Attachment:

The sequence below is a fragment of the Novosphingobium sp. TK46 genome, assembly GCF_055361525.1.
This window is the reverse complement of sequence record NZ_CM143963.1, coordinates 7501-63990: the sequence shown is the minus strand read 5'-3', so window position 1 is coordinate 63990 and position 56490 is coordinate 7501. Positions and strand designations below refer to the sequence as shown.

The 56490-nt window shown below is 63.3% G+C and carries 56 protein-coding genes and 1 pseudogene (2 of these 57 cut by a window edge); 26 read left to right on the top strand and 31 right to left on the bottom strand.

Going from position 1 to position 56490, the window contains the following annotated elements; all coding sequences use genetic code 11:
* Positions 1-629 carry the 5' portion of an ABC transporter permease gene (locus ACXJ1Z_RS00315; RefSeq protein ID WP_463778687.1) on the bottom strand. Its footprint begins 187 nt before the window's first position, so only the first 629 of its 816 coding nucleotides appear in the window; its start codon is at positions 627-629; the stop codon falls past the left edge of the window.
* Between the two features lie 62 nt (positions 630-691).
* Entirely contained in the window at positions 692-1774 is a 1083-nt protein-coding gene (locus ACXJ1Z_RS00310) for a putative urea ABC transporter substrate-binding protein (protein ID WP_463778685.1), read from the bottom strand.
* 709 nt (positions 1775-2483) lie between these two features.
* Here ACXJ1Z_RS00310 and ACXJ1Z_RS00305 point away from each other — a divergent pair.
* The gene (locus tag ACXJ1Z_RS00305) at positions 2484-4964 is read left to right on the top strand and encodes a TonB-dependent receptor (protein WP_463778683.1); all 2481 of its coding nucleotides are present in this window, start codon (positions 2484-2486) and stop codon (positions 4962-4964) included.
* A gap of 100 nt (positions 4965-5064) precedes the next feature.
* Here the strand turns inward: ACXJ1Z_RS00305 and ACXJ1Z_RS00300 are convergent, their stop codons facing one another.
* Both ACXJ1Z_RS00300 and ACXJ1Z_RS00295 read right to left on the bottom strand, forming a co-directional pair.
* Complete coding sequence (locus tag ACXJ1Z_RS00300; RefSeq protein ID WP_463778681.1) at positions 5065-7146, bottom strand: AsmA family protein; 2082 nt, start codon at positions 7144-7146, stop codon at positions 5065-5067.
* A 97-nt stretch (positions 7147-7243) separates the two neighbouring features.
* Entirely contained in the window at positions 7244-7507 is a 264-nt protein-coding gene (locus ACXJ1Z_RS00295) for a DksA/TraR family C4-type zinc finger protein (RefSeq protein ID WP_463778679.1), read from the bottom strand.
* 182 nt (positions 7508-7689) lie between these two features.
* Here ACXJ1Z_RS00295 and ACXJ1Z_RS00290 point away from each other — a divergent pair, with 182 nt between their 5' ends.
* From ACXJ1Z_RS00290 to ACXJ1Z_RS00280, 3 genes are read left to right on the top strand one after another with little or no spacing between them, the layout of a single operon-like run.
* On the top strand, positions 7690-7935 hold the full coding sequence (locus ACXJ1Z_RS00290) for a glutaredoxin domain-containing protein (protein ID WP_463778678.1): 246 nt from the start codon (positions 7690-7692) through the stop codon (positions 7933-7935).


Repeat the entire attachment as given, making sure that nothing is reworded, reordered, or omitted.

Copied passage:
The sequence below is a fragment of the Novosphingobium sp. TK46 genome, assembly GCF_055361525.1.
This window is the reverse complement of sequence record NZ_CM143963.1, coordinates 7501-63990: the sequence shown is the minus strand read 5'-3', so window position 1 is coordinate 63990 and position 56490 is coordinate 7501. Positions and strand designations below refer to the sequence as shown.

The 56490-nt window shown below is 63.3% G+C and carries 56 protein-coding genes and 1 pseudogene (2 of these 57 cut by a window edge); 26 read left to right on the top strand and 31 right to left on the bottom strand.

Going from position 1 to position 56490, the window contains the following annotated elements; all coding sequences use genetic code 11:
* Positions 1-629 carry the 5' portion of an ABC transporter permease gene (locus ACXJ1Z_RS00315; RefSeq protein ID WP_463778687.1) on the bottom strand. Its footprint begins 187 nt before the window's first position, so only the first 629 of its 816 coding nucleotides appear in the window; its start codon is at positions 627-629; the stop codon falls past the left edge of the window.
* Between the two features lie 62 nt (positions 630-691).
* Entirely contained in the window at positions 692-1774 is a 1083-nt protein-coding gene (locus ACXJ1Z_RS00310) for a putative urea ABC transporter substrate-binding protein (protein ID WP_463778685.1), read from the bottom strand.
* 709 nt (positions 1775-2483) lie between these two features.
* Here ACXJ1Z_RS00310 and ACXJ1Z_RS00305 point away from each other — a divergent pair.
* The gene (locus tag ACXJ1Z_RS00305) at positions 2484-4964 is read left to right on the top strand and encodes a TonB-dependent receptor (protein WP_463778683.1); all 2481 of its coding nucleotides are present in this window, start codon (positions 2484-2486) and stop codon (positions 4962-4964) included.
* A gap of 100 nt (positions 4965-5064) precedes the next feature.
* Here the strand turns inward: ACXJ1Z_RS00305 and ACXJ1Z_RS00300 are convergent, their stop codons facing one another.
* Both ACXJ1Z_RS00300 and ACXJ1Z_RS00295 read right to left on the bottom strand, forming a co-directional pair.
* Complete coding sequence (locus tag ACXJ1Z_RS00300; RefSeq protein ID WP_463778681.1) at positions 5065-7146, bottom strand: AsmA family protein; 2082 nt, start codon at positions 7144-7146, stop codon at positions 5065-5067.
* A 97-nt stretch (positions 7147-7243) separates the two neighbouring features.
* Entirely contained in the window at positions 7244-7507 is a 264-nt protein-coding gene (locus ACXJ1Z_RS00295) for a DksA/TraR family C4-type zinc finger protein (RefSeq protein ID WP_463778679.1), read from the bottom strand.
* 182 nt (positions 7508-7689) lie between these two features.
* Here ACXJ1Z_RS00295 and ACXJ1Z_RS00290 point away from each other — a divergent pair, with 182 nt between their 5' ends.
* From ACXJ1Z_RS00290 to ACXJ1Z_RS00280, 3 genes are read left to right on the top strand one after another with little or no spacing between them, the layout of a single operon-like run.
* On the top strand, positions 7690-7935 hold the full coding sequence (locus ACXJ1Z_RS00290) for a glutaredoxin domain-containing protein (protein ID WP_463778678.1): 246 nt from the start codon (positions 7690-7692) through the stop codon (positions 7933-7935).